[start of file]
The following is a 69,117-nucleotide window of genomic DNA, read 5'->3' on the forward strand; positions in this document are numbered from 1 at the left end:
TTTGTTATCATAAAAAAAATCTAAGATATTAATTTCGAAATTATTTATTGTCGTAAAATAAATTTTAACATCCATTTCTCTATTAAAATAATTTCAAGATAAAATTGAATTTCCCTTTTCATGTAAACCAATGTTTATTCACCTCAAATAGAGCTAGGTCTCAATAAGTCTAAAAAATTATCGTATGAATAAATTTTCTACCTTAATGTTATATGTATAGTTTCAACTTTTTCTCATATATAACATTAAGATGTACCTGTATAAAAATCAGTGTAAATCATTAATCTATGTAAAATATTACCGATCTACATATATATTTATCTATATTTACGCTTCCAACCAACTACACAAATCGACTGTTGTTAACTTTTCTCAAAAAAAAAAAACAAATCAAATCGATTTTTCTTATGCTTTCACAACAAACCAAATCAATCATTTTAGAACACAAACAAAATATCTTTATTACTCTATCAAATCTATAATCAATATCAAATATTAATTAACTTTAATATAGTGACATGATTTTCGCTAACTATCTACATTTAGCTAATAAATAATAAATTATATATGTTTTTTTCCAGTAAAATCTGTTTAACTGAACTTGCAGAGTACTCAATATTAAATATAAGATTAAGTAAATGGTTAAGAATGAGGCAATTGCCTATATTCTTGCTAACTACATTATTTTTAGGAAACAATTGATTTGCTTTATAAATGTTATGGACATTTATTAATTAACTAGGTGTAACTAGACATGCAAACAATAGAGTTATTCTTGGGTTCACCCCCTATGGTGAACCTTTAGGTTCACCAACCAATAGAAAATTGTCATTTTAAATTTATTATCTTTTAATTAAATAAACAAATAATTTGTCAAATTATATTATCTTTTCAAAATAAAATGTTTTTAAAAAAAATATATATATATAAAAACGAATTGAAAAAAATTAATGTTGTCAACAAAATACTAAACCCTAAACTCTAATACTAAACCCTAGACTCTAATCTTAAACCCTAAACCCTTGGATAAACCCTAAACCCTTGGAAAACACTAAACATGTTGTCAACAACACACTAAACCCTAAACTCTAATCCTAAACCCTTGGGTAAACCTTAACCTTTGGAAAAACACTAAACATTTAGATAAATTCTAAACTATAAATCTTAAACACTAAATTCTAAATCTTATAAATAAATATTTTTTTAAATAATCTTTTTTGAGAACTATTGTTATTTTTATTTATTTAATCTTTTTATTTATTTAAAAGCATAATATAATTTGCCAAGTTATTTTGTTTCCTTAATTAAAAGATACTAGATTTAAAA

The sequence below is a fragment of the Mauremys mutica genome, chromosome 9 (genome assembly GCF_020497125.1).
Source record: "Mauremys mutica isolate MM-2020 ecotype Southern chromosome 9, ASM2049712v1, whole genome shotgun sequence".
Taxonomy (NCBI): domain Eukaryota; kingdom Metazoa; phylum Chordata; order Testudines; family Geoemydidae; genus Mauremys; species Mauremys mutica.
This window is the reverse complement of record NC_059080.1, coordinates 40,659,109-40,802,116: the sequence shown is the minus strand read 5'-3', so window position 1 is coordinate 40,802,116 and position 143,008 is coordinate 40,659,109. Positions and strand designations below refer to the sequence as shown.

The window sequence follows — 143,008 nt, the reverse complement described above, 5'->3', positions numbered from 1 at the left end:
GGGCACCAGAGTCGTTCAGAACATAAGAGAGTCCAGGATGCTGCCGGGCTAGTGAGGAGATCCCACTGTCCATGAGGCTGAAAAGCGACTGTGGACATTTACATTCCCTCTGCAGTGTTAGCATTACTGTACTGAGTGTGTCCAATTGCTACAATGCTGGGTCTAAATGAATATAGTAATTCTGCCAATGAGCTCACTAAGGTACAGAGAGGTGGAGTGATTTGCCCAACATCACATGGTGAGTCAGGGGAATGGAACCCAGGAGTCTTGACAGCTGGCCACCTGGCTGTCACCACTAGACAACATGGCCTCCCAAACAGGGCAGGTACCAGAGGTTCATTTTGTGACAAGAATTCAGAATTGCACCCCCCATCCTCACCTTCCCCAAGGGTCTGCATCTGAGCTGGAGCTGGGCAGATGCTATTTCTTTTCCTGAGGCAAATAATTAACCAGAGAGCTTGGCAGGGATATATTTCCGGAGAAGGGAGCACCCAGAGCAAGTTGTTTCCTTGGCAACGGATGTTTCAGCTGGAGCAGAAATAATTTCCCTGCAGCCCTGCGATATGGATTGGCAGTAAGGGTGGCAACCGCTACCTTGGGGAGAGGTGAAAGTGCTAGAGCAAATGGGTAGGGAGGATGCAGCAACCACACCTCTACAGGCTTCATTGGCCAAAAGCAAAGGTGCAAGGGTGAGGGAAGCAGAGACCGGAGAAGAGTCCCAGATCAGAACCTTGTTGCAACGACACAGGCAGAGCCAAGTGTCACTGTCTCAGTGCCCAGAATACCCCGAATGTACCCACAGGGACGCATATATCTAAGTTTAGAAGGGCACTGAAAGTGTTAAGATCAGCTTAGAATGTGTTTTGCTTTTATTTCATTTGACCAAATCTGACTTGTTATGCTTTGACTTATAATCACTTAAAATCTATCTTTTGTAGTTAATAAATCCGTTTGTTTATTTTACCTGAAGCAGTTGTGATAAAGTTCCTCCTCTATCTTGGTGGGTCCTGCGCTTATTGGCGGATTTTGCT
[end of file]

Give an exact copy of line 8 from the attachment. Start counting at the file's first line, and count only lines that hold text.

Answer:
GGGCACCAGAGTCGTTCAGAACATAAGAGAGTCCAGGATGCTGCCGGGCTAGTGAGGAGATCCCACTGTCCATGAGGCTGAAAAGCGACTGTGGACATTTACATTCCCTCTGCAGTGTTAGCATTACTGTACTGAGTGTGTCCAATTGCTACAATGCTGGGTCTAAATGAATATAGTAATTCTGCCAATGAGCTCACTAAGGTACAGAGAGGTGGAGTGATTTGCCCAACATCACATGGTGAGTCAGGGGAATGGAACCCAGGAGTCTTGACAGCTGGCCACCTGGCTGTCACCACTAGACAACATGGCCTCCCAAACAGGGCAGGTACCAGAGGTTCATTTTGTGACAAGAATTCAGAATTGCACCCCCCATCCTCACCTTCCCCAAGGGTCTGCATCTGAGCTGGAGCTGGGCAGATGCTATTTCTTTTCCTGAGGCAAATAATTAACCAGAGAGCTTGGCAGGGATATATTTCCGGAGAAGGGAGCACCCAGAGCAAGTTGTTTCCTTGGCAACGGATGTTTCAGCTGGAGCAGAAATAATTTCCCTGCAGCCCTGCGATATGGATTGGCAGTAAGGGTGGCAACCGCTACCTTGGGGAGAGGTGAAAGTGCTAGAGCAAATGGGTAGGGAGGATGCAGCAACCACACCTCTACAGGCTTCATTGGCCAAAAGCAAAGGTGCAAGGGTGAGGGAAGCAGAGACCGGAGAAGAGTCCCAGATCAGAACCTTGTTGCAACGACACAGGCAGAGCCAAGTGTCACTGTCTCAGTGCCCAGAATACCCCGAATGTACCCACAGGGACGCATATATCTAAGTTTAGAAGGGCACTGAAAGTGTTAAGATCAGCTTAGAATGTGTTTTGCTTTTATTTCATTTGACCAAATCTGACTTGTTATGCTTTGACTTATAATCACTTAAAATCTATCTTTTGTAGTTAATAAATCCGTTTGTTTATTTTACCTGAAGCAGTTGTGATAAAGTTCCTCCTCTATCTTGGTGGGTCCTGCGCTTATTGGCGGATTTTGCT